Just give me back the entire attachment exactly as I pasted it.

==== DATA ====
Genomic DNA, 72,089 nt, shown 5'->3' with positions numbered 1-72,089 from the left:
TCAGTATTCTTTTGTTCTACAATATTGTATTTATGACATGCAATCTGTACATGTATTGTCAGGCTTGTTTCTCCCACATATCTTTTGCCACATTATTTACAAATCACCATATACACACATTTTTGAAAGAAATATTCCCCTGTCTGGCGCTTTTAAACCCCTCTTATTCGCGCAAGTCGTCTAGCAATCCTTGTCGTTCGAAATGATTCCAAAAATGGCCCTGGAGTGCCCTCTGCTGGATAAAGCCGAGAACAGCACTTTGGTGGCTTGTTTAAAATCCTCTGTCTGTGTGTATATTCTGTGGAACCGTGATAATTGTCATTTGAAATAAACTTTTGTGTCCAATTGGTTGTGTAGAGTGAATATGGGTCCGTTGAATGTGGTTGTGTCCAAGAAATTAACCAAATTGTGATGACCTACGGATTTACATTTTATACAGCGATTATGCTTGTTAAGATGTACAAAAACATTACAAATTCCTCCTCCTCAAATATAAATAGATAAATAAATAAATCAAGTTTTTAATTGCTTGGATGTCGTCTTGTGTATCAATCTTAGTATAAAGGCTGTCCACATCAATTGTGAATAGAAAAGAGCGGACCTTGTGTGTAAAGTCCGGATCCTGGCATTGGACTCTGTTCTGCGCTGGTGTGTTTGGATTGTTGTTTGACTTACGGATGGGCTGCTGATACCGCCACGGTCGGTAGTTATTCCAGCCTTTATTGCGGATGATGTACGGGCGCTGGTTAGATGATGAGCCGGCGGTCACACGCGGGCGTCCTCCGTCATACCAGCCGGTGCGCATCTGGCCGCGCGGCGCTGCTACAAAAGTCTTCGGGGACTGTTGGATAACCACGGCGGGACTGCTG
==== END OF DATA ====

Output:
Genomic DNA, 72,089 nt, shown 5'->3' with positions numbered 1-72,089 from the left:
TCAGTATTCTTTTGTTCTACAATATTGTATTTATGACATGCAATCTGTACATGTATTGTCAGGCTTGTTTCTCCCACATATCTTTTGCCACATTATTTACAAATCACCATATACACACATTTTTGAAAGAAATATTCCCCTGTCTGGCGCTTTTAAACCCCTCTTATTCGCGCAAGTCGTCTAGCAATCCTTGTCGTTCGAAATGATTCCAAAAATGGCCCTGGAGTGCCCTCTGCTGGATAAAGCCGAGAACAGCACTTTGGTGGCTTGTTTAAAATCCTCTGTCTGTGTGTATATTCTGTGGAACCGTGATAATTGTCATTTGAAATAAACTTTTGTGTCCAATTGGTTGTGTAGAGTGAATATGGGTCCGTTGAATGTGGTTGTGTCCAAGAAATTAACCAAATTGTGATGACCTACGGATTTACATTTTATACAGCGATTATGCTTGTTAAGATGTACAAAAACATTACAAATTCCTCCTCCTCAAATATAAATAGATAAATAAATAAATCAAGTTTTTAATTGCTTGGATGTCGTCTTGTGTATCAATCTTAGTATAAAGGCTGTCCACATCAATTGTGAATAGAAAAGAGCGGACCTTGTGTGTAAAGTCCGGATCCTGGCATTGGACTCTGTTCTGCGCTGGTGTGTTTGGATTGTTGTTTGACTTACGGATGGGCTGCTGATACCGCCACGGTCGGTAGTTATTCCAGCCTTTATTGCGGATGATGTACGGGCGCTGGTTAGATGATGAGCCGGCGGTCACACGCGGGCGTCCTCCGTCATACCAGCCGGTGCGCATCTGGCCGCGCGGCGCTGCTACAAAAGTCTTCGGGGACTGTTGGATAACCACGGCGGGACTGCTG